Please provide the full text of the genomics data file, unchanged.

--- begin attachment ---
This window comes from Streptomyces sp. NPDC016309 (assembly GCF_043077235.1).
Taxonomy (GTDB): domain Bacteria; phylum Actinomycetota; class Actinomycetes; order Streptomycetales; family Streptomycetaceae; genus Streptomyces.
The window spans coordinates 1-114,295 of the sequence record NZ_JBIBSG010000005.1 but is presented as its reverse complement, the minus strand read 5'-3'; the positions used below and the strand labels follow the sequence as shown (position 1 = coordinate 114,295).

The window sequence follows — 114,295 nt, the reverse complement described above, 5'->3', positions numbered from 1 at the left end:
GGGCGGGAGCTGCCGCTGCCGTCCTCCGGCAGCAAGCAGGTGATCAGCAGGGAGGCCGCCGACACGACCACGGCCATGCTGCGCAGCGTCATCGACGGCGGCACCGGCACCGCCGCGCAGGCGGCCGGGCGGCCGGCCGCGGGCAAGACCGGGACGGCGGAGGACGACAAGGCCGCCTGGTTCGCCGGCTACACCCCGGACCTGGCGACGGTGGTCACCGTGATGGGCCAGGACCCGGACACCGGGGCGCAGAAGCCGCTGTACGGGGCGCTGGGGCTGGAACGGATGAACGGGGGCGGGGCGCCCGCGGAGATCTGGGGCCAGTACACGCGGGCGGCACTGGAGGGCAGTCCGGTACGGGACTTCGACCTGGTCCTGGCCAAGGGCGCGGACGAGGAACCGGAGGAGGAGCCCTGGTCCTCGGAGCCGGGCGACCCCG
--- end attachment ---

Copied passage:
This window comes from Streptomyces sp. NPDC016309 (assembly GCF_043077235.1).
Taxonomy (GTDB): domain Bacteria; phylum Actinomycetota; class Actinomycetes; order Streptomycetales; family Streptomycetaceae; genus Streptomyces.
The window spans coordinates 1-114,295 of the sequence record NZ_JBIBSG010000005.1 but is presented as its reverse complement, the minus strand read 5'-3'; the positions used below and the strand labels follow the sequence as shown (position 1 = coordinate 114,295).

The window sequence follows — 114,295 nt, the reverse complement described above, 5'->3', positions numbered from 1 at the left end:
GGGCGGGAGCTGCCGCTGCCGTCCTCCGGCAGCAAGCAGGTGATCAGCAGGGAGGCCGCCGACACGACCACGGCCATGCTGCGCAGCGTCATCGACGGCGGCACCGGCACCGCCGCGCAGGCGGCCGGGCGGCCGGCCGCGGGCAAGACCGGGACGGCGGAGGACGACAAGGCCGCCTGGTTCGCCGGCTACACCCCGGACCTGGCGACGGTGGTCACCGTGATGGGCCAGGACCCGGACACCGGGGCGCAGAAGCCGCTGTACGGGGCGCTGGGGCTGGAACGGATGAACGGGGGCGGGGCGCCCGCGGAGATCTGGGGCCAGTACACGCGGGCGGCACTGGAGGGCAGTCCGGTACGGGACTTCGACCTGGTCCTGGCCAAGGGCGCGGACGAGGAACCGGAGGAGGAGCCCTGGTCCTCGGAGCCGGGCGACCCCG